In fact, Berkshire's insurance subsidiaries make an underwriting profit most years. That means they get paid to hold the float, giving a cost of capital even less than zero! Buffett said in the latest annual report that he expected some increase in float in 2013 but that further gains would be tough to achieve. However, if there was any decline in float in the future, Buffett expected it would be very gradual.
So Berkshire should get to use the float for a long time.
Buffett also pointed out that the $73bn of float came at a "price" of $16bn of goodwill that is included in book value as an asset. So we should perhaps make a corresponding downwards adjustment here but let us keep things simple and guess that 85% of float can also be considered long term funds. (By counting only 85% of float and deferred taxes we are already deducting $18bn. A further deduction for the $16bn of goodwill would reduce the calculated value of Berkshire by a bit more than 4%.)
Sustainable Assets Long Term - SALT
Chart 2 below plots the sum of equity plus 85% of float and deferred taxes against market price, a measure we call SALT.
There is a strong correlation between SALT and market price (R2 = 0.88) that I think is more than just coincidence. Berkshire's equity, together with 85% of its float and deferred taxes, can all be thought of as very long-term, non-interest bearing capital available for Berkshire to invest in what might be termed Sustainable Assets Long-Term or SALT. So long as Berkshire can deploy this capital at average rates of return, each dollar invested has a dollar of economic value.
This greatly simplifies the valuation. We do not need to guess what an average rate of return should be, nor make a host of other estimates that are prone to error. Instead we just need to think about Berkshire's businesses and investments. Can they do averagely well in future?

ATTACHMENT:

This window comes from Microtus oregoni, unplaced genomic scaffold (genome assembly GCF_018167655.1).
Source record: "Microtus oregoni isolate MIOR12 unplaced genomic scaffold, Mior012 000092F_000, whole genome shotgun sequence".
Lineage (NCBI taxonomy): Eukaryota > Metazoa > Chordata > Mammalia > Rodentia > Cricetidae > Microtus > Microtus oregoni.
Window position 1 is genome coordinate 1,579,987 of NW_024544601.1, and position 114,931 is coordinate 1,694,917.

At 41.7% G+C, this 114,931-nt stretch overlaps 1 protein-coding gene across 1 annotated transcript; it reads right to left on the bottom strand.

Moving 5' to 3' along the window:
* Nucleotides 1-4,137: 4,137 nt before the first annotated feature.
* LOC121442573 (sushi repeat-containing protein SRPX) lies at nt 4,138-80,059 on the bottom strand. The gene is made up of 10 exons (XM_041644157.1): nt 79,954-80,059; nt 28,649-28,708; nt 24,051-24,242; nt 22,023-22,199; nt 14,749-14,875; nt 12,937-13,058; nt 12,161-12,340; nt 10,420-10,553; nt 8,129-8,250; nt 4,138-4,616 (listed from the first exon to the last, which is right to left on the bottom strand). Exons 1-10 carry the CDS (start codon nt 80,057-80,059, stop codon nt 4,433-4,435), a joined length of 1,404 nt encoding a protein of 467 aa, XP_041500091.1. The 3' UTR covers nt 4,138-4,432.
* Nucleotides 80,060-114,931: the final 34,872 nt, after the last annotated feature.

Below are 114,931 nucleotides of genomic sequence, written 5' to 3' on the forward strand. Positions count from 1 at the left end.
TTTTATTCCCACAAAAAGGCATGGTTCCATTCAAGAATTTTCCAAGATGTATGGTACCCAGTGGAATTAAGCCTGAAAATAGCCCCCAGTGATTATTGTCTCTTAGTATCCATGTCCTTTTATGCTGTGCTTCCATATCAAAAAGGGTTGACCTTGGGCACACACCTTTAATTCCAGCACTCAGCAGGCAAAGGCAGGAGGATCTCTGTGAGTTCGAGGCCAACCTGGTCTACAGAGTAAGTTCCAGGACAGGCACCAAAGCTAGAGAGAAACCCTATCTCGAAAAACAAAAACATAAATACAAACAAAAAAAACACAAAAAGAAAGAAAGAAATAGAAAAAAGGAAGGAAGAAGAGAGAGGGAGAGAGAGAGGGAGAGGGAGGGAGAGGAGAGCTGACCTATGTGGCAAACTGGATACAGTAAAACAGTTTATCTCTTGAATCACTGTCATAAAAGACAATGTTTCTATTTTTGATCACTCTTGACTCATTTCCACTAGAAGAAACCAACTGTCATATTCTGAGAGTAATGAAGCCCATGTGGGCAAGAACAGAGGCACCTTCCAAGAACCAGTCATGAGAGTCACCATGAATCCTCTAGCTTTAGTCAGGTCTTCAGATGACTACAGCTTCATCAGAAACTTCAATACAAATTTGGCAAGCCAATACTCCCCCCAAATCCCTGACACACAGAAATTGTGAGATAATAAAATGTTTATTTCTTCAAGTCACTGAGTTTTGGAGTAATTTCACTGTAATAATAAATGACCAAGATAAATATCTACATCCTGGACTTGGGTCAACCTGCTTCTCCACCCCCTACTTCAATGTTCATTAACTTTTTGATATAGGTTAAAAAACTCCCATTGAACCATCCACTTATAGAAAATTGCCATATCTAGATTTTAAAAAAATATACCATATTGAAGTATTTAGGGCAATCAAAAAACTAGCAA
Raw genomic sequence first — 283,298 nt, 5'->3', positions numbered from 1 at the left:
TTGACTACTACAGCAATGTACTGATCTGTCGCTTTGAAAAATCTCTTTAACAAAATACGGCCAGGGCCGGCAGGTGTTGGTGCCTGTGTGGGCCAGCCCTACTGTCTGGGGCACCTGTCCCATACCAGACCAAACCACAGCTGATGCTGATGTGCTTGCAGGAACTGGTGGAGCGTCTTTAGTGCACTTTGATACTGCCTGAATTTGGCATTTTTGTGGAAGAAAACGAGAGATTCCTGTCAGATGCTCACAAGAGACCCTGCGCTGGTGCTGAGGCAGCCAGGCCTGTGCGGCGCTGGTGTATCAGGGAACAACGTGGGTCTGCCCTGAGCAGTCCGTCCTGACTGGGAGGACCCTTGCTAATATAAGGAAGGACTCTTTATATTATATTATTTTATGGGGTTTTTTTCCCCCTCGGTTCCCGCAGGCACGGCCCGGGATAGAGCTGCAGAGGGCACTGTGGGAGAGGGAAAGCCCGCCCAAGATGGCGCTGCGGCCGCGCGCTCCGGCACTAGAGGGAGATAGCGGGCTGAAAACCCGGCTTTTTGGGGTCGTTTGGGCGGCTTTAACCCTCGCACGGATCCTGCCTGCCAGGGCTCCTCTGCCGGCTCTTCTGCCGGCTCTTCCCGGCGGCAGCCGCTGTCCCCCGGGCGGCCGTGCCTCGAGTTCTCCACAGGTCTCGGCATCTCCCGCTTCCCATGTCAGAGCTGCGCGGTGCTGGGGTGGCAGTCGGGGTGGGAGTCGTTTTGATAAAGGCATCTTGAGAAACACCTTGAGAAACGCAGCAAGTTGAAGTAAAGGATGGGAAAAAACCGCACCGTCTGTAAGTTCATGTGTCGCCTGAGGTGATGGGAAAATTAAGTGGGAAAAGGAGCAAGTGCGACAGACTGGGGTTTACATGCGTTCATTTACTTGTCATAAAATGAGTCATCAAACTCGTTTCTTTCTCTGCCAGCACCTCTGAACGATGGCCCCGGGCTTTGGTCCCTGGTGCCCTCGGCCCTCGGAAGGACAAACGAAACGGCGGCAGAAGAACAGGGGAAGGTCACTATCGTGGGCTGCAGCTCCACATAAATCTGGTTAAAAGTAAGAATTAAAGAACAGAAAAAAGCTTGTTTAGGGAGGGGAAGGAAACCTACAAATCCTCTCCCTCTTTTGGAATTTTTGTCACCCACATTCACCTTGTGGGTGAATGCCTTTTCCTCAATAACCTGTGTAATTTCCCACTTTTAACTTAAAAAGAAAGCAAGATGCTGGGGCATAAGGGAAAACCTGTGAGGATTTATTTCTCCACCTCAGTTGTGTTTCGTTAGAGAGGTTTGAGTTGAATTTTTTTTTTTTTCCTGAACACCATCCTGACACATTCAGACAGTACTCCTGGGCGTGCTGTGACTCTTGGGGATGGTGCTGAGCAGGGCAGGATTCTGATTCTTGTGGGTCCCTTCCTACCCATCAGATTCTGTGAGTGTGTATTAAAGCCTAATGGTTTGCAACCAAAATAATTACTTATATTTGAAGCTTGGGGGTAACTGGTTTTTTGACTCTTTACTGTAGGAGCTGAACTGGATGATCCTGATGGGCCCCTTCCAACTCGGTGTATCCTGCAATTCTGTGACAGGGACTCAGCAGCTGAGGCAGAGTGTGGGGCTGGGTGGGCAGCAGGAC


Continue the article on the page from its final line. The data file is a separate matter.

One point to bear in mind is that $49bn of Berkshire's assets are cash or equivalents earning low returns in US Treasury bonds. We have already set aside $18bn, in case of a bad year for insurance pay-outs, by counting only 85% of float and deferred taxes. But the other $31bn of cash, waiting to be deployed at above-average rates in the next acquisition, is a chunk of SALT currently earning well below average. (But how little can $31bn of cash be worth?)
So what do you think? Is Berkshire's array of above average businesses likely to prosper averagely well in the future? (Including the "…eight subsidiaries that would each be included in the Fortune 500 were they stand-alone companies.") Are they worth their SALT? If so, Thursday's closing price of $117.07 for the B shares ($175,441 for the A's) would seem to indicate that Berkshire was priced close to intrinsic value. And if Berkshire's businesses continue to beat the average, we would then have a margin of safety provided by the prospect of above-average future growth. That is what I think.
Disclosure: I am long BRK.B. I wrote this article myself, and it expresses my own opinions. I am not receiving compensation for it (other than from Seeking Alpha). I have no business relationship with any company whose stock is mentioned in this article.